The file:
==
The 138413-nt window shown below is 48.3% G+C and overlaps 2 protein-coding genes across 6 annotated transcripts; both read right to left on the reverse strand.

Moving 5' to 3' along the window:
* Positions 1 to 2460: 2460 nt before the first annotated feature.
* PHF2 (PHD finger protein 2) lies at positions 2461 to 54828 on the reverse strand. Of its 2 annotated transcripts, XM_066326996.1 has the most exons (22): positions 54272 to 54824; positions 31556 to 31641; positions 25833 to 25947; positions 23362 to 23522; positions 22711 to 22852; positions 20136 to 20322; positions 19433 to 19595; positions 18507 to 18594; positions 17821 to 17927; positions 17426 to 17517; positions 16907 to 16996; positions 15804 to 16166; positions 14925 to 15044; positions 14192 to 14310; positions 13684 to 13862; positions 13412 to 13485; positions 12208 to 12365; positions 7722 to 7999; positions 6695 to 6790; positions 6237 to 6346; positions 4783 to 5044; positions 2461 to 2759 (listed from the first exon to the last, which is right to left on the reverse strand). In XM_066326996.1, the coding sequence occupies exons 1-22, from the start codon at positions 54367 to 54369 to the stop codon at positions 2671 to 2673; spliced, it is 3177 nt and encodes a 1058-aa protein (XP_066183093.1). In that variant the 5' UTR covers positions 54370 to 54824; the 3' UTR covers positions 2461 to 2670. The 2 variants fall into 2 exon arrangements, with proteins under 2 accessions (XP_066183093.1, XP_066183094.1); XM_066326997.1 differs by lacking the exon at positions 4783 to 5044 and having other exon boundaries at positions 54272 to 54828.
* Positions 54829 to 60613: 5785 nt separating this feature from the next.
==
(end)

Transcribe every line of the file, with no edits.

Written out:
The 138413-nt window shown below is 48.3% G+C and overlaps 2 protein-coding genes across 6 annotated transcripts; both read right to left on the reverse strand.

Moving 5' to 3' along the window:
* Positions 1 to 2460: 2460 nt before the first annotated feature.
* PHF2 (PHD finger protein 2) lies at positions 2461 to 54828 on the reverse strand. Of its 2 annotated transcripts, XM_066326996.1 has the most exons (22): positions 54272 to 54824; positions 31556 to 31641; positions 25833 to 25947; positions 23362 to 23522; positions 22711 to 22852; positions 20136 to 20322; positions 19433 to 19595; positions 18507 to 18594; positions 17821 to 17927; positions 17426 to 17517; positions 16907 to 16996; positions 15804 to 16166; positions 14925 to 15044; positions 14192 to 14310; positions 13684 to 13862; positions 13412 to 13485; positions 12208 to 12365; positions 7722 to 7999; positions 6695 to 6790; positions 6237 to 6346; positions 4783 to 5044; positions 2461 to 2759 (listed from the first exon to the last, which is right to left on the reverse strand). In XM_066326996.1, the coding sequence occupies exons 1-22, from the start codon at positions 54367 to 54369 to the stop codon at positions 2671 to 2673; spliced, it is 3177 nt and encodes a 1058-aa protein (XP_066183093.1). In that variant the 5' UTR covers positions 54370 to 54824; the 3' UTR covers positions 2461 to 2670. The 2 variants fall into 2 exon arrangements, with proteins under 2 accessions (XP_066183093.1, XP_066183094.1); XM_066326997.1 differs by lacking the exon at positions 4783 to 5044 and having other exon boundaries at positions 54272 to 54828.
* Positions 54829 to 60613: 5785 nt separating this feature from the next.